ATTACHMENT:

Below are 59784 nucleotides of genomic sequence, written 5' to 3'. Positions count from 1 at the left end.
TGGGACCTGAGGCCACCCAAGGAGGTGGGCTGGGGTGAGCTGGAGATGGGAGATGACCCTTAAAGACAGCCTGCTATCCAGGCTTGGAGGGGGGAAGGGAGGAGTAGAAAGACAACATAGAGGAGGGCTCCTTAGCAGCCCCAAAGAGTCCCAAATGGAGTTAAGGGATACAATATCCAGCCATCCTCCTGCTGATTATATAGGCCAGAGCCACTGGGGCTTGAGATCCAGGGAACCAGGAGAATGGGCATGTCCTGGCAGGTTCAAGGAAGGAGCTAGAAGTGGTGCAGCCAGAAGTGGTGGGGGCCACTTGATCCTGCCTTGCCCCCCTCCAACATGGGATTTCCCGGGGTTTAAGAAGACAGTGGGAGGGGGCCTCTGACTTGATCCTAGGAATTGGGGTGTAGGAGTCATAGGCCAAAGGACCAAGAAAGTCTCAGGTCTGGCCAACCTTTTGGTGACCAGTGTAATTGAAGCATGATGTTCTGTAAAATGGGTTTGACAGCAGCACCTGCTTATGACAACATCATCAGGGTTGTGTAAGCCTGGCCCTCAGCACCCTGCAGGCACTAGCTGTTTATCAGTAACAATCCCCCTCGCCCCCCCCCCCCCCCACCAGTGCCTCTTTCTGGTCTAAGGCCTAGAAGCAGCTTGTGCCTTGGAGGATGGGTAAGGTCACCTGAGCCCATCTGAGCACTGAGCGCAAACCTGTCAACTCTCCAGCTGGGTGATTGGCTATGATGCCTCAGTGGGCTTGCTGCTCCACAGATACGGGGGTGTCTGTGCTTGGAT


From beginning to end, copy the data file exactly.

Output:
Below are 59784 nucleotides of genomic sequence, written 5' to 3'. Positions count from 1 at the left end.
TGGGACCTGAGGCCACCCAAGGAGGTGGGCTGGGGTGAGCTGGAGATGGGAGATGACCCTTAAAGACAGCCTGCTATCCAGGCTTGGAGGGGGGAAGGGAGGAGTAGAAAGACAACATAGAGGAGGGCTCCTTAGCAGCCCCAAAGAGTCCCAAATGGAGTTAAGGGATACAATATCCAGCCATCCTCCTGCTGATTATATAGGCCAGAGCCACTGGGGCTTGAGATCCAGGGAACCAGGAGAATGGGCATGTCCTGGCAGGTTCAAGGAAGGAGCTAGAAGTGGTGCAGCCAGAAGTGGTGGGGGCCACTTGATCCTGCCTTGCCCCCCTCCAACATGGGATTTCCCGGGGTTTAAGAAGACAGTGGGAGGGGGCCTCTGACTTGATCCTAGGAATTGGGGTGTAGGAGTCATAGGCCAAAGGACCAAGAAAGTCTCAGGTCTGGCCAACCTTTTGGTGACCAGTGTAATTGAAGCATGATGTTCTGTAAAATGGGTTTGACAGCAGCACCTGCTTATGACAACATCATCAGGGTTGTGTAAGCCTGGCCCTCAGCACCCTGCAGGCACTAGCTGTTTATCAGTAACAATCCCCCTCGCCCCCCCCCCCCCCCACCAGTGCCTCTTTCTGGTCTAAGGCCTAGAAGCAGCTTGTGCCTTGGAGGATGGGTAAGGTCACCTGAGCCCATCTGAGCACTGAGCGCAAACCTGTCAACTCTCCAGCTGGGTGATTGGCTATGATGCCTCAGTGGGCTTGCTGCTCCACAGATACGGGGGTGTCTGTGCTTGGAT